Saturday, June 28, 2008

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Thursday, June 26, 2008

TNF 100 registration is now open!

TNF 100 registration is now open!Jun 26, '08 2:02 AM
for everyone

The North Face 100 registration is now open! While we are still waiting for the online registration to be ready you can now download the forms at this site and submit your registration at TNF and ROX stores. Attached is some basic information about the event.

The start and finish will be held in Chateau Royale located at the boundary of the Tagaytay and Nasugbu.

You can also email your inquiries to TNF100@gmail.com or SMS and call the hotline: 09202855285.

Registration at Bratpack and ResToeRun store nationwide will be accpeted end next week, please standby for more detail.

For bloggers and running club, you are free to post the forms at your website as well for your members and readers download. Thanks!
Attachment: TNF100_Info.pdf
Attachment: TNF100_regform.pdf
Attachment: TNF 100 50km Loop_72dpi.jpg

Tuesday, June 24, 2008

Sad, Sad, Tragic Day for AMCI and fellow mountaineers.

Members of my AMCI family were on a recon climb in Zambales when storm Frank hit. 3 of the climbing group's members and 1 guide were washed away by a flooded and raging creek. Bojo Torres, was found alive yesterday and is in the hospital. Jhoana Pimentel's (2k6) body was found on sunday. Thads (2k5) my batchmate is still missing. I'm still hoping for the best. Please include them in your prayers.

Here's a news article written about the incident, which i got from TonyBoy's site.

2 mountaineers drown, 1 missing, 9 rescued
By: Mamer BaƱez

SAN Antonio, Zambales -- Two mountaineers drowned while another
was missing when they were swept by flashfloods while crossing a
creek at the foot of Mount Pundakit at the height of
typhoon "Frank."

Nine of their companions were rescued by the police, Navy and
barangay officials of Pundakit. Police chief Insp. Modesto Dadural,
Jr. identified the fatalities as Joseph Felarca of Project 8, Quezon
City, and Joan Pimentel. Missing was Thaddeus Reantaso. They are all
members of the AMCI Mountaineering Club, Inc. based in Makati City.

Rescuers recovered the bodies of Felarca and Pimentel floating off
the coast of Barangay Pundakit.

Rescued were Robert Joseph Torres, Kimberly San Juan, Teejay Sakuma,
Suzzeth Santiago, Joseph Paulve, Marris Zapanta, Virgilio Zapanta
Lean Vellongco and Broji Forcadela, all from Metro Manila.

SPO2 Roberto Llorico said the group climbed Mount Pundakit Saturday
and went downhill at 12:30 p.m. yesterday when the accident occured.
A large volume of water cascading from the mountain swept the
victims downstream. The survivors were able to hold on to each other
and anchored their feet on the rocks in the middle of the creek.
Torres, who sustained bone fractures, was taken to the San Marcelino
District Hospital.

Rescuers continue their recovery operation for the other missing
mountaineer.

The last time i saw Jho was Friday, June 20 just before they went to Pundaquit, Zambales for the Recon climb. It was Genie's bday and AMCI was there in full force to celebrate. I remember screaming Hitad!!!!! When Jho and Kim arrived. I even danced with Jho when we were already tipsy and enjoying the music. She was even telling me to join TC 1 where she was supposed to be an assistant team leader. Who knew that when i gave her a kiss and hug as we said goodbye, that it was the last time i'll see her alive.

Jho described herself as a Mountaholic, because she really loved mountain climbing and nature. She was an outdoorsy girl, always challenging herself and pushing herself to the limit. There was no mountain she can't conquer with her positive attitude and a sense of humor. She was also one of the Raspakids' drinking buddies. And when we would get get drunk and silly up in the boondocks, there was no dull moment. Laugh-Out-Loud happiness everytime Jhoanna was with us in a climb. Tag team sila ni Kim --and i fondly refer to them as the Hitads. Jhoanna was also very compassionate, try searching for Jhoanna Pimentel in Google and you'll find an article about her organizing a book drive for public schools in the mountains.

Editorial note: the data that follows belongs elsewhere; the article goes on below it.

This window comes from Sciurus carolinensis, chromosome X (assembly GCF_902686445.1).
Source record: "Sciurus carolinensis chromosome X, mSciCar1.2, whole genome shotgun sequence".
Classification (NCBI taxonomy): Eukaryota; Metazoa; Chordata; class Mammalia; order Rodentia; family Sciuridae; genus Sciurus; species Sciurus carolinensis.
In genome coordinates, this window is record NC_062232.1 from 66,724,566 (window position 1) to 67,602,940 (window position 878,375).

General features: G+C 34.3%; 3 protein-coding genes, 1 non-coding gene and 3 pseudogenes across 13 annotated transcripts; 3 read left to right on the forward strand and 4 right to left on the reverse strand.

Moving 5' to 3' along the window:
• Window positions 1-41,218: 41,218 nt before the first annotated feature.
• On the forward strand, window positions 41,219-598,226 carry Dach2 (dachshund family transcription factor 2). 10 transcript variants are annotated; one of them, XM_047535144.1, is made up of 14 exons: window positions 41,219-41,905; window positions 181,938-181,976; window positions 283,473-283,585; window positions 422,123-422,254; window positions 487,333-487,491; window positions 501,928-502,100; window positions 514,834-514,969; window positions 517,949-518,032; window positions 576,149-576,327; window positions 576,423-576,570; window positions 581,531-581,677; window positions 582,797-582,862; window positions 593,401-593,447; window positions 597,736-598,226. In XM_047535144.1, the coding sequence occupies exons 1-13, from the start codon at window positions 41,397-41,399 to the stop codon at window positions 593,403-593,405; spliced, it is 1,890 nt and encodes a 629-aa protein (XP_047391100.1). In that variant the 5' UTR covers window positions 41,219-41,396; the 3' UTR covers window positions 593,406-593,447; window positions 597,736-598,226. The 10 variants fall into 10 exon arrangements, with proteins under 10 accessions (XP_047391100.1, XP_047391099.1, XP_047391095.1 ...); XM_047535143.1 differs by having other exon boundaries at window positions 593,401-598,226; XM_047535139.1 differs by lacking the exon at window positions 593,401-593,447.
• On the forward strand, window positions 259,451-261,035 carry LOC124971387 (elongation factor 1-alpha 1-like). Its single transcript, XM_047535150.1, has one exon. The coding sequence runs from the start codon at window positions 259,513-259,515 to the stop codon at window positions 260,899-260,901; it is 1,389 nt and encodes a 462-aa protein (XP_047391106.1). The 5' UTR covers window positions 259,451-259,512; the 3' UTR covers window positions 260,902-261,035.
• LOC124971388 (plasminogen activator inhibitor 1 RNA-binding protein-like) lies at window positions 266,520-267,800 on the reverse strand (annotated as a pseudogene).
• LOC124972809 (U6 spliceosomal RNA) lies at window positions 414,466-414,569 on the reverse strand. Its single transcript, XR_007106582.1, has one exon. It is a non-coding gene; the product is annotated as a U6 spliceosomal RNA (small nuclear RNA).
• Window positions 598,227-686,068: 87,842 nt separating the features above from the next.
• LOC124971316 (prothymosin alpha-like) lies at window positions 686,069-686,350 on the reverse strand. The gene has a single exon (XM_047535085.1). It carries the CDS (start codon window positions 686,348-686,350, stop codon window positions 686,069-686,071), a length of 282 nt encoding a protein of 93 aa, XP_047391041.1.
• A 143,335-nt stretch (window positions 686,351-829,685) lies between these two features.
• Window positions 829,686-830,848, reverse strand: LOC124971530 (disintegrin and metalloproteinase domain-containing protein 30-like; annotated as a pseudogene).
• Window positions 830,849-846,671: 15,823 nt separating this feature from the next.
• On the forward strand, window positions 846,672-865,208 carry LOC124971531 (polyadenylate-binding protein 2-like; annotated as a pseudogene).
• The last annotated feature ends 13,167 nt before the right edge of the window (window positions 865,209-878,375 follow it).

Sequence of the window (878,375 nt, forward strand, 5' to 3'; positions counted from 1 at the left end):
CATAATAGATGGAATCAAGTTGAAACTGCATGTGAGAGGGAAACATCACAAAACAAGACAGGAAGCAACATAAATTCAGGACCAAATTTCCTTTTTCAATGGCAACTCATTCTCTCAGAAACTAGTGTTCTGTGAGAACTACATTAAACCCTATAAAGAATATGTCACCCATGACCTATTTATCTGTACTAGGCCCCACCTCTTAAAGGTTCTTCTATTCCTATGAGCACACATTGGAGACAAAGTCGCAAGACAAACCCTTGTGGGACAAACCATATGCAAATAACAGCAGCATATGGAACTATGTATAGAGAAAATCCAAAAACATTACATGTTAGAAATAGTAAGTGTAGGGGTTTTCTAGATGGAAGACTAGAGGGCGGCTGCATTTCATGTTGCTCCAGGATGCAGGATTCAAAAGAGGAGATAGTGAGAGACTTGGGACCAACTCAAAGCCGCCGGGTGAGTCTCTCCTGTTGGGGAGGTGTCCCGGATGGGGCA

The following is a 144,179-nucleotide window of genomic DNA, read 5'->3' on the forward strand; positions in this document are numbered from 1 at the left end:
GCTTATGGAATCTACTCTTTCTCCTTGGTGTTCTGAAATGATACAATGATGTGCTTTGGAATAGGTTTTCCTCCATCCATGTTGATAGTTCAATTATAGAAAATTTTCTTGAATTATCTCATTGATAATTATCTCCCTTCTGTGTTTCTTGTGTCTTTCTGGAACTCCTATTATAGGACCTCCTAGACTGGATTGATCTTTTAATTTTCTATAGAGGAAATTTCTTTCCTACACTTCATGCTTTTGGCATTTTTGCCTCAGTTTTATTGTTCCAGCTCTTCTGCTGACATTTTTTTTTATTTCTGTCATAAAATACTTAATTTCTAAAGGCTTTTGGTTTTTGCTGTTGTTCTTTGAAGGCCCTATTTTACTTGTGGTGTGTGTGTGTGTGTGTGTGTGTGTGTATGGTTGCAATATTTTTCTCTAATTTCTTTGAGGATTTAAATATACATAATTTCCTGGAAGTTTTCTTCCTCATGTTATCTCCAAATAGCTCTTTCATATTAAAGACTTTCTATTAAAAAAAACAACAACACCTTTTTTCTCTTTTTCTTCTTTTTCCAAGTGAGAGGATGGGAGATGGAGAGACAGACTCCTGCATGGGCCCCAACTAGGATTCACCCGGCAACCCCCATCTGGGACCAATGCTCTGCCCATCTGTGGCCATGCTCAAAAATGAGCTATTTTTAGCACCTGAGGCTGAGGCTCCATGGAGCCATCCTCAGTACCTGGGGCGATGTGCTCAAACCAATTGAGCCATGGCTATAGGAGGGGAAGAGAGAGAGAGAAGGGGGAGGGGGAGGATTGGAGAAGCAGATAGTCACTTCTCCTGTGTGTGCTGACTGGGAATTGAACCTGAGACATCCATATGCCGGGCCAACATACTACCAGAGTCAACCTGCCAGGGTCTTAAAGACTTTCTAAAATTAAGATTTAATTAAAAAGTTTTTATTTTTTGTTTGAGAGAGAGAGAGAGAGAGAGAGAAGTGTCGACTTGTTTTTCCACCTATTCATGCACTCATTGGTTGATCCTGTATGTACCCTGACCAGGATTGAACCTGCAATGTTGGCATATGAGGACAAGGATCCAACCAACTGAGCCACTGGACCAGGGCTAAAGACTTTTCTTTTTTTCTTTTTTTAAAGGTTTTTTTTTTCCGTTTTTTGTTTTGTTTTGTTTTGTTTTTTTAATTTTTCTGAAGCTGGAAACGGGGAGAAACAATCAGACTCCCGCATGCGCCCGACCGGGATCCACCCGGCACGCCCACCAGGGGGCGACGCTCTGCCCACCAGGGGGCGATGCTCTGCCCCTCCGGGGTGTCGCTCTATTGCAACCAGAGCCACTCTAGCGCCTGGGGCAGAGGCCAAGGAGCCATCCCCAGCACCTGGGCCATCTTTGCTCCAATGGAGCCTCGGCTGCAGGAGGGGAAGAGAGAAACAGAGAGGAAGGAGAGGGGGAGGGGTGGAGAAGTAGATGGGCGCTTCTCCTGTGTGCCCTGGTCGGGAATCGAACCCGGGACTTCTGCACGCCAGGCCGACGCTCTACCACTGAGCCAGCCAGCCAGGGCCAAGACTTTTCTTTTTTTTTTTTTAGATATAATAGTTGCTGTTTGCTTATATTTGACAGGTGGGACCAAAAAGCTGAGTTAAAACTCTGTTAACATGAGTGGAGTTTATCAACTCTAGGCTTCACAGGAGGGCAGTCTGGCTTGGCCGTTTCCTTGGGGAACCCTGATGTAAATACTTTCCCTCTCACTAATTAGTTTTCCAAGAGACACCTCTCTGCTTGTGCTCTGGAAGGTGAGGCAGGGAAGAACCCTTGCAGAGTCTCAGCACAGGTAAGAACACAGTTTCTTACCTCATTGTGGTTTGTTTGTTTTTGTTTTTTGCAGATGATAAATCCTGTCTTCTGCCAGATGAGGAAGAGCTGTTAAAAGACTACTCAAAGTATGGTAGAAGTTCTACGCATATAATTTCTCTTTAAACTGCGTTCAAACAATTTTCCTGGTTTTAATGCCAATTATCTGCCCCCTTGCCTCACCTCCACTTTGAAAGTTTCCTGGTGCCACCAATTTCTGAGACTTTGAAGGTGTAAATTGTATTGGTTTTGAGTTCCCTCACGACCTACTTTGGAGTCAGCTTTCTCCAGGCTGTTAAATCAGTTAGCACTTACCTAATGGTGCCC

She really loved the outdoors and nature, and she would join a climb every chance she got. It's just so ironic that nature would be the one to cause her untimely death. She will be missed tremendously. She was truly a wonderful person. And her Multiply signature bets captures how she lived her life- -"Live, Love , Laugh."

Whereever you are sweetie, keep us your fellow moutaineers safe in the mountains. I know that once a mountaholic, will always be a mountaholic even in the after-life. See you when i do. Dapat may welcome drink ako ok? Rest well my mountaineer friend. This is how i'll remember you. :-)

P.S. Thad is still missing, but i fervently wish that he be found alive.

My 2k5 batchmates and other AMCI members have volunteered to help in the search and rescue of Thads and are en route to Zambales. I was supposed to join them, but when i asked permission from my Mom she went ballistic. Now i feel so guilty and helpless for not being able to actively look for Thads along with Janz, Joven, Ryan, Mercy and some other AMCI batchmates. I really wish we find him soon. It's his birthday tomorrow and that would be the perfect birthday gift.



by: http://solitaire6.multiply.com/journal/item/76

Thursday, June 5, 2008

Mayan Apocalypse, 2012

philwebsupport.com


!

Did the Mayans REALLY predict a doomsday event?
Apparently, the world is going to end on December 21st, 2012. Yes, you read correctly, in some way, shape or form, the Earth (or at least a large portion of humans on the planet) will cease to exist. Stop planning your careers, don't bother buying a house, and be sure to spend the last years of your life doing something you always wanted to do but never had the time. Now you have the time, four years of time, to enjoy yourselves before… the end.

So what is all this crazy talk? We've all heard these doomsday predictions before, we're still here, and the planet is still here, why is 2012 so important? Well, the Mayan calendar stops at the end of the year 2012, churning up all sorts of religious, scientific, astrological and historic reasons why this calendar foretells the end of life as we know it. The Mayan Prophecy is gaining strength and appears to be worrying people in all areas of society. Forget Nostradamus, forget the Y2K bug, forget the credit crunch, this event is predicted to be huge and many wholeheartedly believe this is going to happen for real. Planet X could even be making a comeback.

2012 related articles: